Mousehole, Saturday 17th April
This was a joint meeting with our host the Cornwall Association of Local Historians. The Methodist Church Schoolroom was filled to capacity.
We were welcomed by Mrs Joy Wilson, Vice Chairman of the Cornwall Association of Local Historians who introduced the first speaker, Margaret Perry. Mousehole to 1595 and the Spanish Raid was Margaret's theme, she told us:
The meaning of the name Mousehole pronounced Mowzel remains obscure as far as a Cornish derivation is concerned. However, the place name is likely to be English after the great cave in the cliffs nearby. The name was first recorded as early as 1242. Porthennis an alternative name, derives from the Cornish Porth Enys, island cove, a reference to the island close to the harbour entrance. Early use of the names suggest that Mousehole and Porthennis (the h is not pronounced) were adjoining places (Porthenys beside Mosehole, 1310) but by 17th century Porthennis was in use as a Cornish alternative.
Margaret put a great deal of emphasis that in earlier times Mousehole had Burgess status. In 1337 for instance when Edward Woodstock son of Edward III, became Duke of Cornwall, annual payments were levied on all ports and had to be paid to the Duchy. These were based on the number of boats fishing. In that year St. Ives was assessed at 120 shillings, Mousehole 100 shillings, Penzance 12 shillings and Newlyn 10 shillings. Thus it seems all went well for Mousehole until the Spanish Raid of 1595, after that things were never quite the same. Its importance was overshadowed by Penzance which grew to become one of the three towns in Penwith to achieve Borough status.
We were then told in more detail about the raid of four Spanish Galleys on Mousehole and adjoining Paul. This was a most interesting discourse, based on her recently published book Mousehole where you will not only find an English version of this raid, but also the viewpoint of the Spanish Captain, Carlos de Amezola, who commanded the four galleys and whose account was embodied in a report to the King of Spain. This should whet your appetite for Margaret Perry's book which I hope to see reviewed in our next issue.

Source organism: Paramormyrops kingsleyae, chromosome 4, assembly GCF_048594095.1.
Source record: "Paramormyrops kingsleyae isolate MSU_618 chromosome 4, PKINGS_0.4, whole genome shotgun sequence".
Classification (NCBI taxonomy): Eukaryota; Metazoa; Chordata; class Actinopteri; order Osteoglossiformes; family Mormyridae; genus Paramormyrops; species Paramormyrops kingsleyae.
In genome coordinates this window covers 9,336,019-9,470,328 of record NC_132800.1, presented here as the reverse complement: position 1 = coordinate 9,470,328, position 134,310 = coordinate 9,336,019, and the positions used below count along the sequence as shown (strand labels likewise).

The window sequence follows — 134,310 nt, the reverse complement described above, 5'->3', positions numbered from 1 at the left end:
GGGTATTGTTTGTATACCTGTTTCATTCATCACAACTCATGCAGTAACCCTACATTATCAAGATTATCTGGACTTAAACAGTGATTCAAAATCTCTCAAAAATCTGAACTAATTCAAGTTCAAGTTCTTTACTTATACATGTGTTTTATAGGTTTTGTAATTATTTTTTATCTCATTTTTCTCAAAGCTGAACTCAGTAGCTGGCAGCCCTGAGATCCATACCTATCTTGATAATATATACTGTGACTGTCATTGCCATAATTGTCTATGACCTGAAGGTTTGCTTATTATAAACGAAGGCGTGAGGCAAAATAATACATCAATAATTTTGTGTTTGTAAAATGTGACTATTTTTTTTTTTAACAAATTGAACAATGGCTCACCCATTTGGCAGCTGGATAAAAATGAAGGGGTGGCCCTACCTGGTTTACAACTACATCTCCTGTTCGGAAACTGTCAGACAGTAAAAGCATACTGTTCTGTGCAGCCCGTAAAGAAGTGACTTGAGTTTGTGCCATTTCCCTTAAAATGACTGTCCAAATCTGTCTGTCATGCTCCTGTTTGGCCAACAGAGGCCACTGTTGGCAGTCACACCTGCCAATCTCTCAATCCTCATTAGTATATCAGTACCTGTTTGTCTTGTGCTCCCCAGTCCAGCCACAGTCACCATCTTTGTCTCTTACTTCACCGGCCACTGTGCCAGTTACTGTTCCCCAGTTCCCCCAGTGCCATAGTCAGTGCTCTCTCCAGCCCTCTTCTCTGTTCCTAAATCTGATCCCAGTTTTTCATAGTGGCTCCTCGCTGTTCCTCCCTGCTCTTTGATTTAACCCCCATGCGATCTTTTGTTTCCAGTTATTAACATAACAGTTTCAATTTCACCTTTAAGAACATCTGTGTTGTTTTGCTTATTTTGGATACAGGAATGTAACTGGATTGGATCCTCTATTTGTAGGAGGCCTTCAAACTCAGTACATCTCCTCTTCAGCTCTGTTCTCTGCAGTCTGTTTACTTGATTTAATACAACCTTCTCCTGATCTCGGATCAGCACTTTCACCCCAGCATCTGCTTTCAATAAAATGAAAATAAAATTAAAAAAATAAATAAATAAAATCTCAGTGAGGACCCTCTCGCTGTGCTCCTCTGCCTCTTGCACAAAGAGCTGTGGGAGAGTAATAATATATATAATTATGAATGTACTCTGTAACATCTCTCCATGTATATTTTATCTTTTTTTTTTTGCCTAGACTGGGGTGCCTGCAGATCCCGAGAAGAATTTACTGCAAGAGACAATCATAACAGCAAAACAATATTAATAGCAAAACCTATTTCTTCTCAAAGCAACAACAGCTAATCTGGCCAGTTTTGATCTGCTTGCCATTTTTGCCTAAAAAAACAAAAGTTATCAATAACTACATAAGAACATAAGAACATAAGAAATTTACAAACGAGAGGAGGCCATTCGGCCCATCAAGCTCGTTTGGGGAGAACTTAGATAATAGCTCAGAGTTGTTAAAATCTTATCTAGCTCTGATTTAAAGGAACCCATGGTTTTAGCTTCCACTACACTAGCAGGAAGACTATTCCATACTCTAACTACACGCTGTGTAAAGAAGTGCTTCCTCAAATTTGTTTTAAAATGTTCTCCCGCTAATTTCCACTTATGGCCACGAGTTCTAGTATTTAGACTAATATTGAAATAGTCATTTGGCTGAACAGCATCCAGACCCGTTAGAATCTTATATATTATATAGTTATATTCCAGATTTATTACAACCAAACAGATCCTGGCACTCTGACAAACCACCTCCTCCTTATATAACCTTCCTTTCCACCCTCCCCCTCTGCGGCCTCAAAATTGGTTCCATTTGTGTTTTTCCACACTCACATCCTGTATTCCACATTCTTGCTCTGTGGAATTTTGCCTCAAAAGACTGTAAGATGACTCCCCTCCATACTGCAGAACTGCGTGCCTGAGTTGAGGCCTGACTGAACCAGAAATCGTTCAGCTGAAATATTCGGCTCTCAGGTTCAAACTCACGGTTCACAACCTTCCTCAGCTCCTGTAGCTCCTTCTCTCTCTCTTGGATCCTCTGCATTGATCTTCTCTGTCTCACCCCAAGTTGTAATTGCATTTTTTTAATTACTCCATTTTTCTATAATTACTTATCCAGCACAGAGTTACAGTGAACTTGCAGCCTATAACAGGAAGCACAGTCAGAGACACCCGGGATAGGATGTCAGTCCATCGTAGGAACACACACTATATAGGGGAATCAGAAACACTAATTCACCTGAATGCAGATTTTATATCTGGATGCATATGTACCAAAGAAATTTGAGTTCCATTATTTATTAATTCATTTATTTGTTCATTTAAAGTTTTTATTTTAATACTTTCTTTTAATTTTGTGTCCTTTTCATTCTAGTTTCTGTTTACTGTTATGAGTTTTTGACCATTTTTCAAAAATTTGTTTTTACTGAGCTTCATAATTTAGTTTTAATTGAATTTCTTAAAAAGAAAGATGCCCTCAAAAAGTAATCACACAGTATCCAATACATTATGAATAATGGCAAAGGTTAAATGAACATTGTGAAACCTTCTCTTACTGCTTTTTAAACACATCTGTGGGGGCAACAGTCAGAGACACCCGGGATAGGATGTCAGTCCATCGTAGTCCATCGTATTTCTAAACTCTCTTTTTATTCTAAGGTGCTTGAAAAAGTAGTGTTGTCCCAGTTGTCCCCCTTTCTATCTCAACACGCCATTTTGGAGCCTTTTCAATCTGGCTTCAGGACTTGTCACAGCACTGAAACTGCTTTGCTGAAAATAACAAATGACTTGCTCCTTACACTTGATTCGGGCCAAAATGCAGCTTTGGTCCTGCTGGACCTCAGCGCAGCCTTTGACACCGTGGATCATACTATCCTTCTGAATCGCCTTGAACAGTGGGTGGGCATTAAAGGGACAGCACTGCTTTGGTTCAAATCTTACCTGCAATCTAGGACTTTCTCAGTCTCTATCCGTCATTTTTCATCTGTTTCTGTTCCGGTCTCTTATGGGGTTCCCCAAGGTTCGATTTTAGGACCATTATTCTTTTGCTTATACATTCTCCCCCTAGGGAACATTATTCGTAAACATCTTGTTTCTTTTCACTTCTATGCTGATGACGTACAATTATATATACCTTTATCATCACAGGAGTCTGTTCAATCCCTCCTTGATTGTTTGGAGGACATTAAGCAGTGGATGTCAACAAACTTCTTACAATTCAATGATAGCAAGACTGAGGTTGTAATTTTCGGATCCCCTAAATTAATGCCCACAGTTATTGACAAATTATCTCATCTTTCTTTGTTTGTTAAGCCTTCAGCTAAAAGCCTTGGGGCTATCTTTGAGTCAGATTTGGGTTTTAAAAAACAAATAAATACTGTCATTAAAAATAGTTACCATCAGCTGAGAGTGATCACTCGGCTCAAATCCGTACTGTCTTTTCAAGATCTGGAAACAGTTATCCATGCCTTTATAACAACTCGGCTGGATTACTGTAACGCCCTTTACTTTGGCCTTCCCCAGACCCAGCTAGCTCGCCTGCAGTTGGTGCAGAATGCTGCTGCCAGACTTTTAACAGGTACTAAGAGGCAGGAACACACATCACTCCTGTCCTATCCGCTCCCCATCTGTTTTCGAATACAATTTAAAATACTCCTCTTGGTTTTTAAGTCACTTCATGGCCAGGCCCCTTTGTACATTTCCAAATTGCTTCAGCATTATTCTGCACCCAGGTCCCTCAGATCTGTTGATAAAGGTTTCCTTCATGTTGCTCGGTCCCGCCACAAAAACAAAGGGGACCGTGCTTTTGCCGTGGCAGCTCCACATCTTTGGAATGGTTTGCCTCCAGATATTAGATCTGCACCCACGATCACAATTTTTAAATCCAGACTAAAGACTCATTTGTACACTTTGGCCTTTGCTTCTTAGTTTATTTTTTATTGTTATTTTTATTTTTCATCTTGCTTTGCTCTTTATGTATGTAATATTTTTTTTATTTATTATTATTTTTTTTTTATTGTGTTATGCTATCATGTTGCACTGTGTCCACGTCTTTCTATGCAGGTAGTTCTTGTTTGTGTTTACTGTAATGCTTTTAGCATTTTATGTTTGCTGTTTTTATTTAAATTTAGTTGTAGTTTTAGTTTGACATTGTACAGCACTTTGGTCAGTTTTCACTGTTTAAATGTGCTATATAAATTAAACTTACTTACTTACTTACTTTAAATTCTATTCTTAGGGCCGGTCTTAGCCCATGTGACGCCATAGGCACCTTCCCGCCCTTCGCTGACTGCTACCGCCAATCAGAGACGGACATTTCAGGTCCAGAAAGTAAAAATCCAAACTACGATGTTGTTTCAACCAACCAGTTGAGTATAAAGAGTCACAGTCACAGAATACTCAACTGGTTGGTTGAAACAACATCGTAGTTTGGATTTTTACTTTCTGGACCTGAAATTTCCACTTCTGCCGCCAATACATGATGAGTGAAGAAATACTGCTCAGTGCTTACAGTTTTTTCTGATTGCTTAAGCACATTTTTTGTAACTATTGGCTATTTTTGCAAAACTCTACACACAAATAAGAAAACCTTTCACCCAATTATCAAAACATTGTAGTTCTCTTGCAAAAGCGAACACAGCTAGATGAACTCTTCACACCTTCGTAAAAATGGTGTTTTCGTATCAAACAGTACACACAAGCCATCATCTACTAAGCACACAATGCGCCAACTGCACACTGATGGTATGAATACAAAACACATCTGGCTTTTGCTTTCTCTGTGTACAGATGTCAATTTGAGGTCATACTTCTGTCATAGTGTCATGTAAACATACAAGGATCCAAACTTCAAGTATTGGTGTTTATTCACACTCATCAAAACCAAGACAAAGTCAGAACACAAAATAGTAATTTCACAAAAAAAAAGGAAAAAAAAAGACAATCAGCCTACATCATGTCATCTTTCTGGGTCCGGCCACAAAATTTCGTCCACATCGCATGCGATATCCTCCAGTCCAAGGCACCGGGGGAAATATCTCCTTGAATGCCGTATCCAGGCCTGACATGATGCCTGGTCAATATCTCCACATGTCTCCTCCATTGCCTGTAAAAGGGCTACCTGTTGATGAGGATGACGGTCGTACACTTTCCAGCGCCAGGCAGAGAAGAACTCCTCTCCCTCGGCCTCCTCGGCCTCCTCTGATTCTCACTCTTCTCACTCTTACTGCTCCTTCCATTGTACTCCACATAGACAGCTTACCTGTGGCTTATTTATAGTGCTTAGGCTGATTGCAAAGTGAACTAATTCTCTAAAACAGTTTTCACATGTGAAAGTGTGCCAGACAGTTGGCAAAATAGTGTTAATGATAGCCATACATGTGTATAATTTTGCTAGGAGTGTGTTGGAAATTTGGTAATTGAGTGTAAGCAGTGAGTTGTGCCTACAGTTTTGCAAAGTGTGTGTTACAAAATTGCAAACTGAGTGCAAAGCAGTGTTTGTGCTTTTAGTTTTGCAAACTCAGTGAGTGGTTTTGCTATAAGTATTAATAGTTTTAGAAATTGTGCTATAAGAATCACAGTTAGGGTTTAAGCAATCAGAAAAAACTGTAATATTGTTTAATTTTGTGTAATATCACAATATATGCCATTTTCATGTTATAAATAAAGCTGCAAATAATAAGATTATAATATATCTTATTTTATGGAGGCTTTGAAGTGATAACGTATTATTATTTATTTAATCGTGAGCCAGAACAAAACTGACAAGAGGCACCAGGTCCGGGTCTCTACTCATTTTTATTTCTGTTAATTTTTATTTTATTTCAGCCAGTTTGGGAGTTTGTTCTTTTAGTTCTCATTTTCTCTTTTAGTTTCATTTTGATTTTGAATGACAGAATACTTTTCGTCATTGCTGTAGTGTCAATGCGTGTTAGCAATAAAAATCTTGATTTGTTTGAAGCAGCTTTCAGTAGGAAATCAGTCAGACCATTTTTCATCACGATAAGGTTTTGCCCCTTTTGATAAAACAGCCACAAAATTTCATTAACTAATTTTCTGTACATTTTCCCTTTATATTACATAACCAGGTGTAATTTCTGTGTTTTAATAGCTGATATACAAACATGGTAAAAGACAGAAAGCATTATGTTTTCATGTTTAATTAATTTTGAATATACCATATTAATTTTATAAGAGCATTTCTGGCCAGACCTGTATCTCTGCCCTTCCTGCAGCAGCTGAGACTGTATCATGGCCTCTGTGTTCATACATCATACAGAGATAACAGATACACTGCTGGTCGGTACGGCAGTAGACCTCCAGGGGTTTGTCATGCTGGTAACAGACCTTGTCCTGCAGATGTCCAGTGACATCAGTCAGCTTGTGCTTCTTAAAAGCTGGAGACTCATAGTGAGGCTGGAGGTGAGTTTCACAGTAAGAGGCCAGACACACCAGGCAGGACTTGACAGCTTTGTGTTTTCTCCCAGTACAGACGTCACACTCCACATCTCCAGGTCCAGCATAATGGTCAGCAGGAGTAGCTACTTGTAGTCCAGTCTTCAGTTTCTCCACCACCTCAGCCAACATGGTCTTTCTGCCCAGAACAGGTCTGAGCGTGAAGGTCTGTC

Fishing is of course an integral part of the history of Mousehole and thus the next talk given by our Chairman Tony Pawlyn, Fishing out of Mousehole, covered the subject admirably.
We were first told of the fish tithe disputes:
November 1676 - John Gwavas to his elder brother William - lay impropriator of the Great Tithes of Paul, which included fish tithes: -
I have been several times in Paul where I find the loss you sustain by driving nets to be very great. You have lost this year above £400. For there are above 1000 hogsheads made by driving nets in Mousehole and Nuling this year..."
Jenkin Teage and 29 other fishermen and/or merchants are named in the 1678-80 tithe cause, which was won by William Gwavas.
Two generations later, William Kelynack, Richard Richards, Phillip Kelynack and 116 others, parishioners and fishermen of Paul, were cited in the 1724-30 tithe dispute, which was again won by the Gwavas family. The larger proportion of these worked out of Newlyn, where there were about 70 boats in 1750. But there would have then have been about 30 to 40 boats working out of Mousehole.
Tony went on to tell of the problems of building the quay at Mousehole and also gave a vivid description of two accounts of contemporary boat handling recorded by William Williams in 1782 and 1788. He also told of the account kept by James F. Ladner of the Mousehole lugger Arethusa of some of his voyages away from home.
I retrieved our Chairman's notes and they are so nicely detailed. With his permission I will endeavour to put a full version in this newsletter at a later date.
Suffice to say both the speakers were thanked for an enjoyable morning's presentation.
Taking time off for lunch, some taking advantage of the refreshments provided by the kind services of the Methodist's Women's Group and others repairing to the Pub where we thought this might cut out some of the walk to Paul Church later. It did, but only by a couple of hundred yards.
The visit to Paul Church was a bonus; we were met by John George one of the Wardens, he showed us around and gave us a short history and answered the many questions put to him. He did say he was new to the task of giving a guided tour to so many people. Nevertheless he did an excellent job and his enthusiasm helped to make it a memorable day out for us all.
Our thanks go to the Cornwall Association of Local Historians for inviting our Society to be part of it.
Reported by David Bailey
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